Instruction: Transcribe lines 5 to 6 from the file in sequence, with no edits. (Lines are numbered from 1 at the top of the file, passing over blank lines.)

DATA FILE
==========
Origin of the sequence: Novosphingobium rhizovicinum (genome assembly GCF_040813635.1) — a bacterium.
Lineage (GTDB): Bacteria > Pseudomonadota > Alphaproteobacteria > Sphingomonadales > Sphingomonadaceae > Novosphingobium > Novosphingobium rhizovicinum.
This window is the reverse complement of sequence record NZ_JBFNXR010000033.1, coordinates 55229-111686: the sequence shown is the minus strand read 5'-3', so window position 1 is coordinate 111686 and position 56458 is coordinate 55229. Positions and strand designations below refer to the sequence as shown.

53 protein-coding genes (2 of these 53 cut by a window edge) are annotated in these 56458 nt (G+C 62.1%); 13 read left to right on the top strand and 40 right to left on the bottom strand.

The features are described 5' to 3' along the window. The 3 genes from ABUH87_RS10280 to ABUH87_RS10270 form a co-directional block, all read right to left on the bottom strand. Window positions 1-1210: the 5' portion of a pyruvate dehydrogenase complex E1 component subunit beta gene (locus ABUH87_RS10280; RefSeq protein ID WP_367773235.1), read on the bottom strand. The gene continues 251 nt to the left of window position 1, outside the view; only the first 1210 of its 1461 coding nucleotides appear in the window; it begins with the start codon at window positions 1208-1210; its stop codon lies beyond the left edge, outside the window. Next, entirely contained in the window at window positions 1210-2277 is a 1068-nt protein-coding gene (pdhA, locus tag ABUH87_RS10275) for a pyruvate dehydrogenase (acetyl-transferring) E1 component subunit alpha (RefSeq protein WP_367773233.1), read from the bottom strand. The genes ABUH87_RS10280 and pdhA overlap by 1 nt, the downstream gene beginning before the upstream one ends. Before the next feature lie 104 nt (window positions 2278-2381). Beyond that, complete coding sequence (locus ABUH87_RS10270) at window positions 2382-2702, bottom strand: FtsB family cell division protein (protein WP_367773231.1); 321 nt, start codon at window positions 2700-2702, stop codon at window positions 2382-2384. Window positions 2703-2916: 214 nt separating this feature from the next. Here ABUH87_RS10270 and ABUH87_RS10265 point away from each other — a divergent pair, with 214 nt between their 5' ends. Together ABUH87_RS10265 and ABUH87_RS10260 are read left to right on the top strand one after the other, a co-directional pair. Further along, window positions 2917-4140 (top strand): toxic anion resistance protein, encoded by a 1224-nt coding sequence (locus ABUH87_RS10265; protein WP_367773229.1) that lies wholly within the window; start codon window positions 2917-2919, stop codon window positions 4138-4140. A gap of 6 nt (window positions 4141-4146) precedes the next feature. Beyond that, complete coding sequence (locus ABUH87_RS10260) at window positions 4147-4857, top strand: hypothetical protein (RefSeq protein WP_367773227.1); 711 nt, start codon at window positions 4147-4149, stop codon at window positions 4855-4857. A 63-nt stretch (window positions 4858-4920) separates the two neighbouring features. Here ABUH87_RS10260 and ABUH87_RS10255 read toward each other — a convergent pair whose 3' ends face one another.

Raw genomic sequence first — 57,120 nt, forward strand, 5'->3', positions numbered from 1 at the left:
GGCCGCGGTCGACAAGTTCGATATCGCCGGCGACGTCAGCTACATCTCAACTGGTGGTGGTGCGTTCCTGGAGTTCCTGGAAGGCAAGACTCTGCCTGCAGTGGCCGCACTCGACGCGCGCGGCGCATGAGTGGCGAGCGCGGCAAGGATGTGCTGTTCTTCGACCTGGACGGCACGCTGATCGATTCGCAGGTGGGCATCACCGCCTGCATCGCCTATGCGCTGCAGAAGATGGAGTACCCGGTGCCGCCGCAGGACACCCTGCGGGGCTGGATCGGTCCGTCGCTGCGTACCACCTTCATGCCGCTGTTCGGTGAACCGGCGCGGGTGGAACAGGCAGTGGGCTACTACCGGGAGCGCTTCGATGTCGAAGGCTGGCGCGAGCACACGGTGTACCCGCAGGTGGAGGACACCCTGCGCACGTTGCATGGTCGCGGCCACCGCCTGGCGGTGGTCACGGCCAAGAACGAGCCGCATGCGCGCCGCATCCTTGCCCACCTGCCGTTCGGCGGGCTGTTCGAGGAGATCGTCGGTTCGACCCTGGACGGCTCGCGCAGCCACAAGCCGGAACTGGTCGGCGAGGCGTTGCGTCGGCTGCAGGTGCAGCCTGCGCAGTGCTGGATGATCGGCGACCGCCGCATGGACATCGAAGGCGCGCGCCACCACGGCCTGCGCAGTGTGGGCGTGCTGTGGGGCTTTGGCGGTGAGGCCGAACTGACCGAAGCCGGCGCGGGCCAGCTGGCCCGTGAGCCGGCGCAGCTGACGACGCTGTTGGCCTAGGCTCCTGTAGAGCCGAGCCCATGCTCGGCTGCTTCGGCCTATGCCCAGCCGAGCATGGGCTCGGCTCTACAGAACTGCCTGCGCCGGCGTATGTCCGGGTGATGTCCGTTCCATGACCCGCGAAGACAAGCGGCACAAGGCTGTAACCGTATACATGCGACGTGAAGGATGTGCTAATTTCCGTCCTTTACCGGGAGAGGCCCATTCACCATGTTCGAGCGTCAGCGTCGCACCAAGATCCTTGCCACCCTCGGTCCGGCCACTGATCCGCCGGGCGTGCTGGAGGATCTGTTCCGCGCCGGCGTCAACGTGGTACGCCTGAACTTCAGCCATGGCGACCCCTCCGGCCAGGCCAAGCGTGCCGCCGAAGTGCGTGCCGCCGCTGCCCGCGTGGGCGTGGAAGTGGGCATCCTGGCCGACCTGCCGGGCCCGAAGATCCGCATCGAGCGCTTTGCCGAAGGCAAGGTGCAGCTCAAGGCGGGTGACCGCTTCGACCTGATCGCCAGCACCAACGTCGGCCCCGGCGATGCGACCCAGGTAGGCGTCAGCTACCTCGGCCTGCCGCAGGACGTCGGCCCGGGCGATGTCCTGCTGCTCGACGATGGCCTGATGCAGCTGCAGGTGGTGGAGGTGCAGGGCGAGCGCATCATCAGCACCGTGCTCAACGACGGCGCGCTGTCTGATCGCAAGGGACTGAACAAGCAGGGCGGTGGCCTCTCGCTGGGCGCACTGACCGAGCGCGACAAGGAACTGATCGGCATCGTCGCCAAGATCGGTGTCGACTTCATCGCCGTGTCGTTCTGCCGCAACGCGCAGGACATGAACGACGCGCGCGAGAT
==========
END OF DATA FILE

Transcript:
The features are described 5' to 3' along the window. The 3 genes from ABUH87_RS10280 to ABUH87_RS10270 form a co-directional block, all read right to left on the bottom strand. Window positions 1-1210: the 5' portion of a pyruvate dehydrogenase complex E1 component subunit beta gene (locus ABUH87_RS10280; RefSeq protein ID WP_367773235.1), read on the bottom strand. The gene continues 251 nt to the left of window position 1, outside the view; only the first 1210 of its 1461 coding nucleotides appear in the window; it begins with the start codon at window positions 1208-1210; its stop codon lies beyond the left edge, outside the window. Next, entirely contained in the window at window positions 1210-2277 is a 1068-nt protein-coding gene (pdhA, locus tag ABUH87_RS10275) for a pyruvate dehydrogenase (acetyl-transferring) E1 component subunit alpha (RefSeq protein WP_367773233.1), read from the bottom strand. The genes ABUH87_RS10280 and pdhA overlap by 1 nt, the downstream gene beginning before the upstream one ends. Before the next feature lie 104 nt (window positions 2278-2381). Beyond that, complete coding sequence (locus ABUH87_RS10270) at window positions 2382-2702, bottom strand: FtsB family cell division protein (protein WP_367773231.1); 321 nt, start codon at window positions 2700-2702, stop codon at window positions 2382-2384. Window positions 2703-2916: 214 nt separating this feature from the next. Here ABUH87_RS10270 and ABUH87_RS10265 point away from each other — a divergent pair, with 214 nt between their 5' ends. Together ABUH87_RS10265 and ABUH87_RS10260 are read left to right on the top strand one after the other, a co-directional pair. Further along, window positions 2917-4140 (top strand): toxic anion resistance protein, encoded by a 1224-nt coding sequence (locus ABUH87_RS10265; protein WP_367773229.1) that lies wholly within the window; start codon window positions 2917-2919, stop codon window positions 4138-4140. A gap of 6 nt (window positions 4141-4146) precedes the next feature. Beyond that, complete coding sequence (locus ABUH87_RS10260) at window positions 4147-4857, top strand: hypothetical protein (RefSeq protein WP_367773227.1); 711 nt, start codon at window positions 4147-4149, stop codon at window positions 4855-4857. A 63-nt stretch (window positions 4858-4920) separates the two neighbouring features. Here ABUH87_RS10260 and ABUH87_RS10255 read toward each other — a convergent pair whose 3' ends face one another.

Raw genomic sequence first — 57,120 nt, forward strand, 5'->3', positions numbered from 1 at the left: